Psychology expert: Fans experience true grief after losses such as UGA’s to Bama

georgia football-georgia podcast-uga
Georgia fans hung their heads in disbelief after the Bulldogs lost to Alabama 26-23 in overtime in the National Championship Game at Mercedes-Benz Stadium.

ATHENS — Denial. Anger. Bargaining. Depression. Acceptance. Those are the five stages of grief as introduced by Swedish psychiatrist Elisabeth Kübler-Ross in her 1969 book, On Death and Dying. As a Georgia football fan, in what stage are you, in the wake of the Bulldogs’ crushing loss to Alabama in the National Championship Game?

Don’t laugh.

Grief, usually associated with death, also can be associated with other forms of loss, including a job, a marriage or those that occur in sporting events of great magnitude — particularly those of the excruciatingly painful variety.

Georgia’s 26-23 loss to the Crimson Tide, which ended suddenly in overtime on a 46-yard touchdown pass, qualifies as such a loss.

Janet Frick

“Feelings of grief and loss and sadness from a loss like this are legitimate,” said Janet Frick, a professor of psychology at the University of Georgia. “Obviously it was as close as a game could possibly get; it really could have gone either way.”

Frick, in addition to being a psychology professor, also happens to be a faculty-appointed member of the UGA Athletics Association board of directors. That means she was at all the Bulldogs’ games last season, including the championship game.

“I’m still grieving,” she said. “Either team could have legitimately won that game. There’s no way that the outcome could have been any closer. And then it was over.”

And so, Georgia fans grieve. But not necessarily in the way Kübler-Ross taught us.

Once widely accepted worldwide, the five-stage theory actually is considered outdated and unscientific today, according to Frick. That is not to say denial and anger and depression aren’t still considered a part of the grieving process. They very much are. It’s just not thought to be in any kind of linear pattern as was once taught.

“The whole idea of you have stages of grief you work through, in scientific circles we don’t ascribe to that anymore,” Frick said. “That’s kind of a helpful model for people, but there’s not a lot of actual scientific support for that because all of those feelings are normal reactions to grief. You can move back and forth from one to another and the time frame can differ very much from one person to the next.”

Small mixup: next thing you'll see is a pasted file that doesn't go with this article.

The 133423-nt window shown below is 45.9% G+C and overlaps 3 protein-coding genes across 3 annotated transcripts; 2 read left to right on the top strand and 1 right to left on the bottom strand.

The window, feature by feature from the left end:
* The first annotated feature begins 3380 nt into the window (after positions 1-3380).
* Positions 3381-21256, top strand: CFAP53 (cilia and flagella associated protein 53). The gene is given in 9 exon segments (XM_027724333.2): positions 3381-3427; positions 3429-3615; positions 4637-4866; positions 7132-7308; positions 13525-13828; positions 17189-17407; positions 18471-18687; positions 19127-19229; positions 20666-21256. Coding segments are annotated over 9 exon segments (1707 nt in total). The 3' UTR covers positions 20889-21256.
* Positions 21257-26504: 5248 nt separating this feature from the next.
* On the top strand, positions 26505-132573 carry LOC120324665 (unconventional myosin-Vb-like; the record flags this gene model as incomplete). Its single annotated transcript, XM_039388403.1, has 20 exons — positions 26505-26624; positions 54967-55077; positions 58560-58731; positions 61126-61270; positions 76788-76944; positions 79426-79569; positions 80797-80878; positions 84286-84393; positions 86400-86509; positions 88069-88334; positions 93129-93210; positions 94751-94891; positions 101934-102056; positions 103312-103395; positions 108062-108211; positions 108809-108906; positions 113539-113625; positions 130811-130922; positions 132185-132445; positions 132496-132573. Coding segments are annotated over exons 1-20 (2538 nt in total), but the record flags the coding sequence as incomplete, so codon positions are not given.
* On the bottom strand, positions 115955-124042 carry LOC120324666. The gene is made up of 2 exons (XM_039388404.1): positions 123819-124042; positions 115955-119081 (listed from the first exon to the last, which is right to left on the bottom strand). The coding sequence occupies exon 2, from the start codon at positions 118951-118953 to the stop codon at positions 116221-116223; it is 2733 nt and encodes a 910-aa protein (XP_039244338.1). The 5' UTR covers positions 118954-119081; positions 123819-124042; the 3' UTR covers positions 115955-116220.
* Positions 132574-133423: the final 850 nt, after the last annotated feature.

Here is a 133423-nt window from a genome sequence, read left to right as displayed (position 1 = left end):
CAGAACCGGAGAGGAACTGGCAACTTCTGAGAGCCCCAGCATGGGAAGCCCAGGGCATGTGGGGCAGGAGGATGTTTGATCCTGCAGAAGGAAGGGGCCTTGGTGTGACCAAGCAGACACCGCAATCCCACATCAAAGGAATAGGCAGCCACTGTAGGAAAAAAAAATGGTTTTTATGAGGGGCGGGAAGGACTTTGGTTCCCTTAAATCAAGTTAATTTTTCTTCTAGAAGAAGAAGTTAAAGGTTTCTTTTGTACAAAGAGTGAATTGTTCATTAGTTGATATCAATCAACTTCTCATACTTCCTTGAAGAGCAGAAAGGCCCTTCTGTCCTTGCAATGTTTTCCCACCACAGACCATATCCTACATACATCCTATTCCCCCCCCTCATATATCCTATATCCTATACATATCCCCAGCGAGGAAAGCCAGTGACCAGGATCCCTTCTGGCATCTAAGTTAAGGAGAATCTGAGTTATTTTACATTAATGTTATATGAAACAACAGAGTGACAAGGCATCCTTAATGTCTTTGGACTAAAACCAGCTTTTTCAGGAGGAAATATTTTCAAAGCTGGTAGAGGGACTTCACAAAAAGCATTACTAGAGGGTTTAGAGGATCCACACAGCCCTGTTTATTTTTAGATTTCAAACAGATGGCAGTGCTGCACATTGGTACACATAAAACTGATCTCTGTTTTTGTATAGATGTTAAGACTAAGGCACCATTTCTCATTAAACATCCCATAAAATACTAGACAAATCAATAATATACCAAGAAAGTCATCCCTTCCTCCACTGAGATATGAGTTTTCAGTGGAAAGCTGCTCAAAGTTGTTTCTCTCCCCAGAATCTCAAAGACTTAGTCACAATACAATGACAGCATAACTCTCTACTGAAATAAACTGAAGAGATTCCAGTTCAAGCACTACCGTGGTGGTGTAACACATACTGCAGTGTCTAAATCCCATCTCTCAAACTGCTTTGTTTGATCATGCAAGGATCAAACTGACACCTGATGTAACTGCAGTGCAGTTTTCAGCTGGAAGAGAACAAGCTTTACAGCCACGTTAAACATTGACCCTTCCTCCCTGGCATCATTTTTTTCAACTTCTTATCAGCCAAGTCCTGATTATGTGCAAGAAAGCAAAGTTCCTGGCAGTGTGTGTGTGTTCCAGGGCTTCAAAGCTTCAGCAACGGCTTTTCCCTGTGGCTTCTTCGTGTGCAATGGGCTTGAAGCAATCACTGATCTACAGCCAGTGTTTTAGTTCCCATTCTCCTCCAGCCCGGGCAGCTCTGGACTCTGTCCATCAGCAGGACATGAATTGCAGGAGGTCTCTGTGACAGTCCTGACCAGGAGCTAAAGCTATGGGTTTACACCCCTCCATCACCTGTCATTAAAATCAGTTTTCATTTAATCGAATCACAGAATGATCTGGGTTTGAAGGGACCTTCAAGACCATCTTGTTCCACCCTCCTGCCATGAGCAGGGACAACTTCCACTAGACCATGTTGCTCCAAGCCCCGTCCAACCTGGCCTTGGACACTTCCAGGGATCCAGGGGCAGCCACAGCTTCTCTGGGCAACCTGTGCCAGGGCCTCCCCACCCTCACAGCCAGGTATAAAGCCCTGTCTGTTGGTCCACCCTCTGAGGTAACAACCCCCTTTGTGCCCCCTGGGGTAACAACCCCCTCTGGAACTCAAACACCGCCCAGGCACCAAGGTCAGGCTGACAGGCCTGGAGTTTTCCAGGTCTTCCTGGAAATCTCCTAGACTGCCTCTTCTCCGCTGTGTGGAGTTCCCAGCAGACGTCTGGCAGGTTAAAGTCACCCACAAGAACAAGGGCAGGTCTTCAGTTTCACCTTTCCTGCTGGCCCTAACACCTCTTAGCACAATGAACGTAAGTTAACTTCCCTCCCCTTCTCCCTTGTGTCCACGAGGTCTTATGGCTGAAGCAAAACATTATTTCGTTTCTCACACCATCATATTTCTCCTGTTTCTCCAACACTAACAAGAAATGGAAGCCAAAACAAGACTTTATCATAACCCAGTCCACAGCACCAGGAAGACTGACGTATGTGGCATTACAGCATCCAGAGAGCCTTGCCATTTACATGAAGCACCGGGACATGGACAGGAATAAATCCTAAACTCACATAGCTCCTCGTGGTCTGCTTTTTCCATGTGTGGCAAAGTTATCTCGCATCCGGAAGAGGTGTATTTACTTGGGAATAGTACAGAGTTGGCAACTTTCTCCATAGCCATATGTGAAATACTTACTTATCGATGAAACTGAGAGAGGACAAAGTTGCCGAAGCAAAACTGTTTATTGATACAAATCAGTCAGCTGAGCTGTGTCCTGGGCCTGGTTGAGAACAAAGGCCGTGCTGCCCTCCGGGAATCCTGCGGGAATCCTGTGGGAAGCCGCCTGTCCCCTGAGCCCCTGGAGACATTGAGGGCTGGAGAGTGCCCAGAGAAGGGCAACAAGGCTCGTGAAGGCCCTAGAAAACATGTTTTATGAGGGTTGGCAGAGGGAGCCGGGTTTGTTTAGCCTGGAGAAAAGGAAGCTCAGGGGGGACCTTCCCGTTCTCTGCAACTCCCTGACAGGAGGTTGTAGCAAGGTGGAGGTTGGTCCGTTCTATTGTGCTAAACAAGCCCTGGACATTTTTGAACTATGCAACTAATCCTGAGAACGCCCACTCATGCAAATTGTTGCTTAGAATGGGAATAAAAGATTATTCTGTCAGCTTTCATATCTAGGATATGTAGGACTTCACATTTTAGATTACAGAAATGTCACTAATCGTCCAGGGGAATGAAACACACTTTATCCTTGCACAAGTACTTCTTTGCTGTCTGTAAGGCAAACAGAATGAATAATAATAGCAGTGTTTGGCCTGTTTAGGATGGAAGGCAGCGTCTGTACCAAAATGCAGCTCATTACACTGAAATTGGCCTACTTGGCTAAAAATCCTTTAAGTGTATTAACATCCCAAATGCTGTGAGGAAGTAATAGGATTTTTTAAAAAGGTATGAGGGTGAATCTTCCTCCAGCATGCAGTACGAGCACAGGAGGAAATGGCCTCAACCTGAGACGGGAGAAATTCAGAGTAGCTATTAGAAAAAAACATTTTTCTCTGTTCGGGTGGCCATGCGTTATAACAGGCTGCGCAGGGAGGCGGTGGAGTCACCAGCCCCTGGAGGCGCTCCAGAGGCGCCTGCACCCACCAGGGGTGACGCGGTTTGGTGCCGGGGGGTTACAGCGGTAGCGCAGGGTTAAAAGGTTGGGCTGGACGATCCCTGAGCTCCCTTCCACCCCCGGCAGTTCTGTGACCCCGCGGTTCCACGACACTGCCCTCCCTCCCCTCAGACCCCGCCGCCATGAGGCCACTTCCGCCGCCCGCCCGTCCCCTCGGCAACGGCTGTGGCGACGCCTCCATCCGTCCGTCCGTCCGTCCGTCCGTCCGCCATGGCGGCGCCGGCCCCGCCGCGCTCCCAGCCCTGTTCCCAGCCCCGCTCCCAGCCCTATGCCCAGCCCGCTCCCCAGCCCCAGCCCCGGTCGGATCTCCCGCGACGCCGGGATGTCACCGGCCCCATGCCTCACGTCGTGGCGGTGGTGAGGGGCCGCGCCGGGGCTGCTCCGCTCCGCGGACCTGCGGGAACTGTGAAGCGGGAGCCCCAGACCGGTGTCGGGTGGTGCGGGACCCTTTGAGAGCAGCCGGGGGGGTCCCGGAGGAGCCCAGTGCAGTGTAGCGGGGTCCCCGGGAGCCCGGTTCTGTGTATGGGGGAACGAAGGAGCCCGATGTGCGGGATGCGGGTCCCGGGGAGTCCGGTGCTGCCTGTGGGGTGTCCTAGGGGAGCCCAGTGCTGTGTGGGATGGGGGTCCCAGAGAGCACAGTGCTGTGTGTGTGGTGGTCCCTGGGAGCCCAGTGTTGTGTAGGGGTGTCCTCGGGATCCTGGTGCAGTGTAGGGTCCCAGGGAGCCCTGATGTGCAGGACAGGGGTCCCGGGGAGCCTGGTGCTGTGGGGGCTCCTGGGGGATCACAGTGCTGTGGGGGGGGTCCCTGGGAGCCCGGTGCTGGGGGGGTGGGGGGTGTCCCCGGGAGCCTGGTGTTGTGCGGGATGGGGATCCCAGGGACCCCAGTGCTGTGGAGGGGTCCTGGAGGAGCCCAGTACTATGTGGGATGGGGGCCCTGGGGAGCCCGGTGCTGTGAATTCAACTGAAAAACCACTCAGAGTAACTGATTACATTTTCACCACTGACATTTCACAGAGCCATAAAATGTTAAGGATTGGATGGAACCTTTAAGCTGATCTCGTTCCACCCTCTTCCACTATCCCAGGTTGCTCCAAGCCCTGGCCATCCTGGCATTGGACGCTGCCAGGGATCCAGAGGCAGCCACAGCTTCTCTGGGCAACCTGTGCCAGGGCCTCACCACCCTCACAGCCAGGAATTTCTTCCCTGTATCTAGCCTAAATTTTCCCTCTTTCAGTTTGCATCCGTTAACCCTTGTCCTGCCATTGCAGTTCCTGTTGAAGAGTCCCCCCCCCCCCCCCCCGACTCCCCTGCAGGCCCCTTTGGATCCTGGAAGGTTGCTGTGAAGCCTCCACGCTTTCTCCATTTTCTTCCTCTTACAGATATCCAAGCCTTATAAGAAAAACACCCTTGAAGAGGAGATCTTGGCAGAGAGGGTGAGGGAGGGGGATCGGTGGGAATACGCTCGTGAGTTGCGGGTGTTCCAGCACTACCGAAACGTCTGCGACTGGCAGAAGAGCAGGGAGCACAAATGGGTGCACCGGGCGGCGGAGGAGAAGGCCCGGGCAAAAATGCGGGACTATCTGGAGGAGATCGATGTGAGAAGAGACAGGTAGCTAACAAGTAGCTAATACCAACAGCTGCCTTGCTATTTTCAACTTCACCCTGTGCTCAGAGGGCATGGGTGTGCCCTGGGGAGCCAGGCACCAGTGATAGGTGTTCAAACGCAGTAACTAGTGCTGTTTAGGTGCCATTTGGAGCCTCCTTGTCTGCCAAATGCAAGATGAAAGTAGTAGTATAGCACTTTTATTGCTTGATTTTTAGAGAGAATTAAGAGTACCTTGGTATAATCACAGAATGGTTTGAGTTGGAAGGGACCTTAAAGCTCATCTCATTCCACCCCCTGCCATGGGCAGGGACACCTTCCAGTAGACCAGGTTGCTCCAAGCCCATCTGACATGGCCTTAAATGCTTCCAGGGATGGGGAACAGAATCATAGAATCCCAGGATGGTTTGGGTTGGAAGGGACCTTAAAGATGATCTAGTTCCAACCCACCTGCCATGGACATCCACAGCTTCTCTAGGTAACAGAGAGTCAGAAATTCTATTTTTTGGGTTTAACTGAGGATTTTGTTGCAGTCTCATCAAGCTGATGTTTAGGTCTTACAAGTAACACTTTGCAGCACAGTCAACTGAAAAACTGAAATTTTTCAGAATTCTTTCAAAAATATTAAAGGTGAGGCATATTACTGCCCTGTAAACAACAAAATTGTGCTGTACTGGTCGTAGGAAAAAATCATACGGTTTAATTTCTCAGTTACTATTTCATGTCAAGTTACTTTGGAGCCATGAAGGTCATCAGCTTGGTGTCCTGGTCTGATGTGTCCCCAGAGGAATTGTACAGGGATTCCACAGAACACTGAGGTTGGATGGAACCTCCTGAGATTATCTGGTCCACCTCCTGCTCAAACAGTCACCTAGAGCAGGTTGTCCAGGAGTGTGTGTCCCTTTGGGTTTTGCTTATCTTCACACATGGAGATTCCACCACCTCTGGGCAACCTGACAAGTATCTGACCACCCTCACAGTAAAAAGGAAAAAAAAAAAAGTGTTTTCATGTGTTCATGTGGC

Anger seems to be a prevalent emotion currently being shared by Georgia fans. It’s directed at the officials, who made at least five calls — or non-calls — that adversely affected the Bulldogs.

So most fans, such as Frick, still aren’t over the loss. Others are just starting to move on. Others say they have moved on and are focused on what they believe is a positive future under Kirby Smart. The Bulldogs just closed on the No. 1-ranked recruiting class in country and have the top-ranked class for 2019, so far.

That’s the good news.

The bad news is we never really get over such losses, Frick said.

“What we do know about the [grieving] process now is that we don’t necessarily get over a significant loss,” she said. “We learn to live with it. We learn how to move forward with that experience.

“But 50 years from now, those young men may still look back on it and go, ‘If only we had gotten that offsides call’ or ‘If this or that hadn’t happened…’ When it’s a significant loss like that, you don’t ever get over it. You might get to the point where it doesn’t sting as much to think about it.”

So what should UGA fans do?

“The healthy process of grief happens when we accept the feelings that we have and we process them with other people who are also feeling the same way,” Frick said. “Then we’re able to turn toward the positive memories and focus on the parts that were uplifting and enjoyable and be able to see it in the whole, big picture and not just the last second of the last game.”

NextCoaching turnover aside, Georgia’s special teams should be strong …
Leave a Comment